Portland State University. Department of History
Jim F. Heath
Date of Publication
Master of Arts (M.A.) in History
National Association of Colored Women
1 online resource. Digitized typescript
The National Association of Colored Women was formed in 1896, during a period when the Negro was encountering a great amount of difficulty in maintaining the legal and political rights granted to him during the period of reconstruction. As a result of this erosion· of power, some historians have contended that the Negro male was unable to effectively deal with the problems that arose within the Negro community. It was during this same period of time that the Negro woman began to assert herself in the affairs of her community. In the beginning, her work was done in conjunction with church groups and ladies auxiliaries to Negro male secret societies and fraternal organizations. In the 1890's, however, she began to form clubs of her own. This did not mean that the other organizational ties were severed, but rather that she added new priorities to her varied interests.
Generally speaking, the women who participated in these groups were middle class women who saw needs within the Negro community and attempted, with their limited resources, to alleviate the problems.
There were many clubs of Negro women formed during the period from 1890 to 1895, and there was a general feeling that unification of the clubs would be beneficial to the overall movement of Negro women. The major goal of the National Association of Colored Women was the uplift of the Negro race in all facets of life. The organization declared that it was not drawing the color line but that all clubs of women whose goal was to improve the life of the Negro were eligible to join. From the beginning, the goal that the National Association of Colored Women set up for itself was too broad in relation to membership and resources of the members. Instead of concentrating on one or two specific areas, such as kindergartens, reformatories for Negro youth, homes for the aged, or civil rights, the women divided their forces to such an extent that their effectiveness in dealing with the problems that plagued the Negro community was extremely limited. It is true that many fine examples of their dedication and unselfishness brought relief and in some cases institutions were established to aid their people, but more often than not the lack of unified efforts failed to produce the desired results. Besides the diffusion of goals, there was also the human factors of pettiness, un-co-operative spirit and a desire for self-recognition that disrupted the movement.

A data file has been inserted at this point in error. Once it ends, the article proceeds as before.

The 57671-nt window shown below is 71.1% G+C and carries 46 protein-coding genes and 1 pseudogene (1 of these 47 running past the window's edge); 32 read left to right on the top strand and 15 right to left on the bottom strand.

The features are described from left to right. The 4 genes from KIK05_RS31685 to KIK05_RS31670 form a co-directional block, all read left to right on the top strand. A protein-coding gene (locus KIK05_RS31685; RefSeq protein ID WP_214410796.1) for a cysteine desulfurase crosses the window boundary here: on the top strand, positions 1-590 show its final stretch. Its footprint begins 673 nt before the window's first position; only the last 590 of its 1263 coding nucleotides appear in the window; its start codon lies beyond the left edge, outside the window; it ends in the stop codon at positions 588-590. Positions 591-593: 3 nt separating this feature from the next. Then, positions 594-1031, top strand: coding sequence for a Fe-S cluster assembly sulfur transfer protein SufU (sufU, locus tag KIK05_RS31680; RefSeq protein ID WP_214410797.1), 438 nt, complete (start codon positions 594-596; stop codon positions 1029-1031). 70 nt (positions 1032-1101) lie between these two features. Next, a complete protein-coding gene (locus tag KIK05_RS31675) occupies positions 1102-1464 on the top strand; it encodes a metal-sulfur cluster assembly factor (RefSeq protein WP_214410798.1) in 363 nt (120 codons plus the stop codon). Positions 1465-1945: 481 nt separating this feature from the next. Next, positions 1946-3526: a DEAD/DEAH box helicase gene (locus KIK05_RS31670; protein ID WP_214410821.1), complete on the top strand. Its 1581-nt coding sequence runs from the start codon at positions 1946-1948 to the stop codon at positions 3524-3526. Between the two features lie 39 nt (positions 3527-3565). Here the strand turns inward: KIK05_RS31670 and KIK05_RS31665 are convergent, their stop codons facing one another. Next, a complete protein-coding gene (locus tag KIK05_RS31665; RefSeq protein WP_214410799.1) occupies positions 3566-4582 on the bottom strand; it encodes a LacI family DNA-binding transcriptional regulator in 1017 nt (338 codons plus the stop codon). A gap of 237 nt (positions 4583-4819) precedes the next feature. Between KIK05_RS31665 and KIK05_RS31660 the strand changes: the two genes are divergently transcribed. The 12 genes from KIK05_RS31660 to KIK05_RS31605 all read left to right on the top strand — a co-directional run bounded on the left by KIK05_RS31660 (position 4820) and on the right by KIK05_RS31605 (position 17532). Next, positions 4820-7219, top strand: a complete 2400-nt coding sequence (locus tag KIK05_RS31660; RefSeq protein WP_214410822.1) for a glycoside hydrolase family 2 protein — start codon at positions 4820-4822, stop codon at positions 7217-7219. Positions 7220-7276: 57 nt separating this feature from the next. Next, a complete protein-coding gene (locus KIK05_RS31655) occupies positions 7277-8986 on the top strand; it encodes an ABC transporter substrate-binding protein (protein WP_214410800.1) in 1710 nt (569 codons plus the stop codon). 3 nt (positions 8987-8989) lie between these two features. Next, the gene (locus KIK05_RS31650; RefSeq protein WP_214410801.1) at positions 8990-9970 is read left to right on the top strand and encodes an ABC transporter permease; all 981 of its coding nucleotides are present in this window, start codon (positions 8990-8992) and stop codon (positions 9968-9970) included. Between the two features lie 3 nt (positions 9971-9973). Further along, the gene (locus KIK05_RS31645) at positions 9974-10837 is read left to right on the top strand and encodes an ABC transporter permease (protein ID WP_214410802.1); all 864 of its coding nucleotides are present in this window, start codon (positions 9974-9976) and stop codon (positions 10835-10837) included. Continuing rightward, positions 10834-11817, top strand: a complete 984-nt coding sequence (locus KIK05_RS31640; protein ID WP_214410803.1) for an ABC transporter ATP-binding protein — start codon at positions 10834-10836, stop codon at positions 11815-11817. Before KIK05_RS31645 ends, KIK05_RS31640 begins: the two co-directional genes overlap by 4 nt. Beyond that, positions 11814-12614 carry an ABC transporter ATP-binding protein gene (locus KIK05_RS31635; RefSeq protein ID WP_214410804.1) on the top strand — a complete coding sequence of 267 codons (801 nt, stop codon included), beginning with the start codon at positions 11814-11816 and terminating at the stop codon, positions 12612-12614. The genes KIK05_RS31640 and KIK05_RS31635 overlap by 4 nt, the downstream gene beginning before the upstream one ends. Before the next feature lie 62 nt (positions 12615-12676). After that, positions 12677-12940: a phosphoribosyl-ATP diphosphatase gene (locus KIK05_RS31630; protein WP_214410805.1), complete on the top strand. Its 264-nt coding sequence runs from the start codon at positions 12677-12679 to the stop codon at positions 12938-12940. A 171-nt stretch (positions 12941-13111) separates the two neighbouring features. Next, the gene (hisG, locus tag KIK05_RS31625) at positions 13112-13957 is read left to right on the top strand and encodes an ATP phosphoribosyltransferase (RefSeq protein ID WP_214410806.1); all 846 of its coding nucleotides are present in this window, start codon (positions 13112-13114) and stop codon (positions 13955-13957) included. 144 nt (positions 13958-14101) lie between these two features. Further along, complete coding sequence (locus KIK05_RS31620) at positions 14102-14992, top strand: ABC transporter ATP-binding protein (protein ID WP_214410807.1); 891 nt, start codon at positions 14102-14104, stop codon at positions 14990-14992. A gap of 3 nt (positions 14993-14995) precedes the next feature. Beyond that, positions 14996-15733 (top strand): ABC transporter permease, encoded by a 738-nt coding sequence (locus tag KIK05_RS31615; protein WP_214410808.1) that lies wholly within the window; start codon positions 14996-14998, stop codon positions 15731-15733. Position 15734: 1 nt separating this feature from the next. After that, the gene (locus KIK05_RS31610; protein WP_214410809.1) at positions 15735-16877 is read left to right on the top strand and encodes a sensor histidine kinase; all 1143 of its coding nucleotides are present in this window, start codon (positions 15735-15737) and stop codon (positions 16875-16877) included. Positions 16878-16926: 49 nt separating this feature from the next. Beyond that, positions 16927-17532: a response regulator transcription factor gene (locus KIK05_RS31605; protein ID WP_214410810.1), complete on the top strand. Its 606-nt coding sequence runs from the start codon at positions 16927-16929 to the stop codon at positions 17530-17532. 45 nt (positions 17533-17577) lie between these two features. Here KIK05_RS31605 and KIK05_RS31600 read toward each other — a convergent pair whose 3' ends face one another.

Later, with the formation of the National Association for the Advancement of Colored People, the N.A.A.C.P . , the National Urban League and other similar organizations dedicated to the improvement of the life of the Negro, the National Association of Colored Women lost much of its impact. In part this was caused by the limiting of the goals pursued by the new organizations. They concentrated their efforts on a few specific areas and refused to be distracted by a multiplicity of causes. Furthermore, the personnel of the National Association for the Advancement of Colored People and the National Urban League were generally more professionally qualified to handle the problems that they attempted to solve.
The thesis is based largely upon original sources: memoirs, autobiographies of the founders of the N.A.C.W. and periodicals and newspapers published between 1890-1930.
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Tepedino, Therese C., "The Founding and Early Years of the National Association of Colored Women" (1977). Dissertations and Theses. Paper 2504.